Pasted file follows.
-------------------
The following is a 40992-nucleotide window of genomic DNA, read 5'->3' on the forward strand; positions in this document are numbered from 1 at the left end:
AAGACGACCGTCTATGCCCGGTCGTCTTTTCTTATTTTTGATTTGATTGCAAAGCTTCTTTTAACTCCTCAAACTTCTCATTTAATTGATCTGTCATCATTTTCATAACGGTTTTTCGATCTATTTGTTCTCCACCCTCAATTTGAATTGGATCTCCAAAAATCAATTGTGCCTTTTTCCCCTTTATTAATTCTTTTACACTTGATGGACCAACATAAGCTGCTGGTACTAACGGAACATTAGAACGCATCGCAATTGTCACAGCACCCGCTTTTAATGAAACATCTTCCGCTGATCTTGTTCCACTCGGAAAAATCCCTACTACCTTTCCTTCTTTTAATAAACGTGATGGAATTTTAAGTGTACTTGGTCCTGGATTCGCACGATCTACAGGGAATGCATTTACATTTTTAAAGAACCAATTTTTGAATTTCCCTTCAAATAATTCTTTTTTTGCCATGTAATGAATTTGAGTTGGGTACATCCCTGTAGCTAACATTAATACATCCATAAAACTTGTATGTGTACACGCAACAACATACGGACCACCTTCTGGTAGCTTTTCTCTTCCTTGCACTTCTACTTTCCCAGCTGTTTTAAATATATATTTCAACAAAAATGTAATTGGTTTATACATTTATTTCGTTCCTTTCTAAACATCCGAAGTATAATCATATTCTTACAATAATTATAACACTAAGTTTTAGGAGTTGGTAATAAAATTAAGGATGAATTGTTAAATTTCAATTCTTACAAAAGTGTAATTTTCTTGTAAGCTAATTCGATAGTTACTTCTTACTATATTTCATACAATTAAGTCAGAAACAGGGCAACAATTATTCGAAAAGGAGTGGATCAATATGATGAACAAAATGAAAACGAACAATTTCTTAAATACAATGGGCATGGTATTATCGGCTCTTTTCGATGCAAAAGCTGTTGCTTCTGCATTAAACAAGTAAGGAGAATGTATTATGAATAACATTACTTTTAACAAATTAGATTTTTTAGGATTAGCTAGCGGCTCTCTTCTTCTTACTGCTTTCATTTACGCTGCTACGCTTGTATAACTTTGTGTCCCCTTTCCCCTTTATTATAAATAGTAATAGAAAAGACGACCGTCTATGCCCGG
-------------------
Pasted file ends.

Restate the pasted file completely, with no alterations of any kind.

The following is a 40992-nucleotide window of genomic DNA, read 5'->3' on the forward strand; positions in this document are numbered from 1 at the left end:
AAGACGACCGTCTATGCCCGGTCGTCTTTTCTTATTTTTGATTTGATTGCAAAGCTTCTTTTAACTCCTCAAACTTCTCATTTAATTGATCTGTCATCATTTTCATAACGGTTTTTCGATCTATTTGTTCTCCACCCTCAATTTGAATTGGATCTCCAAAAATCAATTGTGCCTTTTTCCCCTTTATTAATTCTTTTACACTTGATGGACCAACATAAGCTGCTGGTACTAACGGAACATTAGAACGCATCGCAATTGTCACAGCACCCGCTTTTAATGAAACATCTTCCGCTGATCTTGTTCCACTCGGAAAAATCCCTACTACCTTTCCTTCTTTTAATAAACGTGATGGAATTTTAAGTGTACTTGGTCCTGGATTCGCACGATCTACAGGGAATGCATTTACATTTTTAAAGAACCAATTTTTGAATTTCCCTTCAAATAATTCTTTTTTTGCCATGTAATGAATTTGAGTTGGGTACATCCCTGTAGCTAACATTAATACATCCATAAAACTTGTATGTGTACACGCAACAACATACGGACCACCTTCTGGTAGCTTTTCTCTTCCTTGCACTTCTACTTTCCCAGCTGTTTTAAATATATATTTCAACAAAAATGTAATTGGTTTATACATTTATTTCGTTCCTTTCTAAACATCCGAAGTATAATCATATTCTTACAATAATTATAACACTAAGTTTTAGGAGTTGGTAATAAAATTAAGGATGAATTGTTAAATTTCAATTCTTACAAAAGTGTAATTTTCTTGTAAGCTAATTCGATAGTTACTTCTTACTATATTTCATACAATTAAGTCAGAAACAGGGCAACAATTATTCGAAAAGGAGTGGATCAATATGATGAACAAAATGAAAACGAACAATTTCTTAAATACAATGGGCATGGTATTATCGGCTCTTTTCGATGCAAAAGCTGTTGCTTCTGCATTAAACAAGTAAGGAGAATGTATTATGAATAACATTACTTTTAACAAATTAGATTTTTTAGGATTAGCTAGCGGCTCTCTTCTTCTTACTGCTTTCATTTACGCTGCTACGCTTGTATAACTTTGTGTCCCCTTTCCCCTTTATTATAAATAGTAATAGAAAAGACGACCGTCTATGCCCGG